As part of our 60th anniversary celebrations during the 2022-23 we share stories from valedictorians across the years. In this blog post you’ll hear from some of the valedictorians from the founding decade of the school!
Annita (Heidinga) Maat 1967
I started Grade 9 in the Albion Road Church basement and, while those beginning years were instructive and fun, I cannot think of TDCH without being thankful for Mr. Bert Witvoet who taught Grade 12 English and Bible and who had a significant influence in forming who I was to become.
These were the beginning of the hippie years. I remember reading about a Professor Timothy Leary who claimed that those who took LSD would be elevated to a higher plain of consciousness where notes of music would visually appear in a colourful spectrum of intricate beauty. I was intrigued but rather than investigate firsthand, I openly queried our trusted teacher, Mr. Witvoet, who wisely spoke truth to all of us.
We were the class who read Salinger’s Catcher in the Rye and studying that book from a Christian perspective deepened my faith. Mr. Witvoet also taught Bible; the first lesson answering the question: “What is the Meaning of Life?” Bert led us to understand that it was our task to spiritually discern culture and, from a biblical viewpoint with Holy Spirit’s power, work out our salvation in every area of life—fearlessly, and with joy. We were never to settle into complacency, indulgent self-centeredness or helpless despair. As Christians, we were called to reflect visible LIGHT into all areas of culture. We were to become the best we could at whatever we undertook and to share the life-giving love of Jesus wherever we went.
In the ensuing 55 years, I have travelled to Hong Kong, China, Argentina, through the Mid-East, Europe, Australia, Alaska and many North American cities with my husband, Derk, who runs an environmental engineering and technology company with our sons, and with whom I give leadership in Transformation Canada. (I myself became a Christian teacher.) We have, singly or together, participated in or led CRC church councils, taught catechism, led Christian organizations and the establishment of an excellent affordable housing development in London, On.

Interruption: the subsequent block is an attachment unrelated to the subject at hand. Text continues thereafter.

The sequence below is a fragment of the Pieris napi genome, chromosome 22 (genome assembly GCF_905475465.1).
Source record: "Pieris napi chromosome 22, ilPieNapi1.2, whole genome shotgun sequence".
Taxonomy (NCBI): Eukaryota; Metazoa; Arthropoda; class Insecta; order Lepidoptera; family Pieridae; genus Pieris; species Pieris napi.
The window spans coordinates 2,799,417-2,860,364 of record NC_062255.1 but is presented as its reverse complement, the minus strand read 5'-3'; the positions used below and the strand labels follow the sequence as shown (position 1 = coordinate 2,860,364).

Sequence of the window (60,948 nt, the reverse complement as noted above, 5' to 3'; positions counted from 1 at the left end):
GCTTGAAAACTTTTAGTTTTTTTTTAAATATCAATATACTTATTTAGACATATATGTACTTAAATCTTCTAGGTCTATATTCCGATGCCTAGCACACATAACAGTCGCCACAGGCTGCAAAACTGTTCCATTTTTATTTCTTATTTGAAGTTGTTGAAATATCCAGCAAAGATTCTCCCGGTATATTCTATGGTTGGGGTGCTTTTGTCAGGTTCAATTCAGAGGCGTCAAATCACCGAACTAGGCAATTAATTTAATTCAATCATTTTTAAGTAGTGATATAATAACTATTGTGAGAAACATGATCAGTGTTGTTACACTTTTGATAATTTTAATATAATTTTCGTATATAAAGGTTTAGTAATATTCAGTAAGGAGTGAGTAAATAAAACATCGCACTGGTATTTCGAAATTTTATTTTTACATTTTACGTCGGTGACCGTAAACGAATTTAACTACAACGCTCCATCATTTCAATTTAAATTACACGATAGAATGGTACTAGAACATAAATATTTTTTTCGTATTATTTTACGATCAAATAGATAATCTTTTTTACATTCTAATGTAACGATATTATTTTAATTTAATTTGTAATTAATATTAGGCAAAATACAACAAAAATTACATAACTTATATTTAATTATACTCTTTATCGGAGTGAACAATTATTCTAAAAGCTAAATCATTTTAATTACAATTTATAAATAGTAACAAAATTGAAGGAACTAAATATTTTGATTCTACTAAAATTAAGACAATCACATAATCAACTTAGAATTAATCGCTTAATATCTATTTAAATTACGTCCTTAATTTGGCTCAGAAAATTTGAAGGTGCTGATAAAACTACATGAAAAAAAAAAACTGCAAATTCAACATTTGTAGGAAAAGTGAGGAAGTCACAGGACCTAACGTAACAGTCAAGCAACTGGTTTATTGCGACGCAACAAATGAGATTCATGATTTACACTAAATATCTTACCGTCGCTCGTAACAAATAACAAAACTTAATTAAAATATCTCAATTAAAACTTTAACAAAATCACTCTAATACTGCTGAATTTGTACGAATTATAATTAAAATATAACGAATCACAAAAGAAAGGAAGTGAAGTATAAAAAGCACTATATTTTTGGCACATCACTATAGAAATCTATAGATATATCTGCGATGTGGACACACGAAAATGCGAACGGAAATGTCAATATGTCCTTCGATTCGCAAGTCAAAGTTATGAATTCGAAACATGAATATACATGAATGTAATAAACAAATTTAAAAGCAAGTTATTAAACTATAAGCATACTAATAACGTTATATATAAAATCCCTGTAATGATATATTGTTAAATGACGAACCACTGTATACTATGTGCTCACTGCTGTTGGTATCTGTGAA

I am an intercessor. Early on, I learned to hear my Saviour’s voice and seek Holy Spirit’s help to work out God’s will in my life. For 10 years, I prayed for Mississauga as part of a weekly interdenominational group. Later, I led nationally-focused intercession for a dozen years. I have been part of many prayer groups and events. Presently, I lead employee prayer in our business. I also lead national intercessors, virtually and otherwise, on behalf of Christian politician Dr. Leslyn Lewis who is seeking leadership of the Conservative Party and whose campaign chair is my husband. I am a member of a global apostolic leadership team.
As a teenager, it distressed me when Bert Witvoet and the staff were terminated but, as an activist, I myself experienced expulsion from the institutional church. (At the urging of the Lord, we did return after 10-15 years to reconcile and try to share some of what we had learned while fellowshipping with inter-denominational Christians.)
During those years, our family lived in intentional Christian community which welcomed hurting people whom the Lord sent our way. Working with a Salem Christian Counsellor, we saw alcoholics freed, marriages renewed, a runaway return, abortion prevented, people led to the Lord, physical and mental ailments healed and hope and joy released. We ourselves, in this sacrificial lifestyle, grew stronger. As (Romans 8:19) children of the living God, we sought to open the way for a groaning creation to find the freedom available in Jesus Christ.
I am a writer, compiling stories during the busy times of my life. One of these days, I may yet publish.
I am blessed to be the joyful mother and grandmother of happily married offspring and their interesting children. We are 17 altogether. We love the Lord and each other. Several times a year we converge to celebrate family. An annual highlight is camping together for one week.
I remember a prayer my Dad spoke from his heart about a year before his death. “Oh, Lord,” he prayed, “in my life, you have been so good to me. If I can go anywhere or do anything to help anyone for you, just let me know and I will do it.” That’s how I feel too. A big part of that heart-desire comes from the seed planted long ago in TDCH (particularly through Bert Witvoet) and watered by other amazing mentors providentially supplied on my journey. Looking forward, I thank God for the delight of living as His daughter in this wonderful creation.
Edward Koke, 1968
In September of 1964 I started grade 9 at TDCH. Classes were held in the basement of the Christian Reformed Church on Albion Rd. Despite the limited facilities we did not feel that we were missing out. The parking lot was large enough to permit baseball and touch football games and during the winter months we played early morning shinny on the adjacent Humber River.
There was an air of excitement which pervaded our school the following year when classes were moved to our new building in Woodbridge. We were proud of our new school building. In our own adolescent way, we also realized that we were participating in the fulfillment of a generational vision.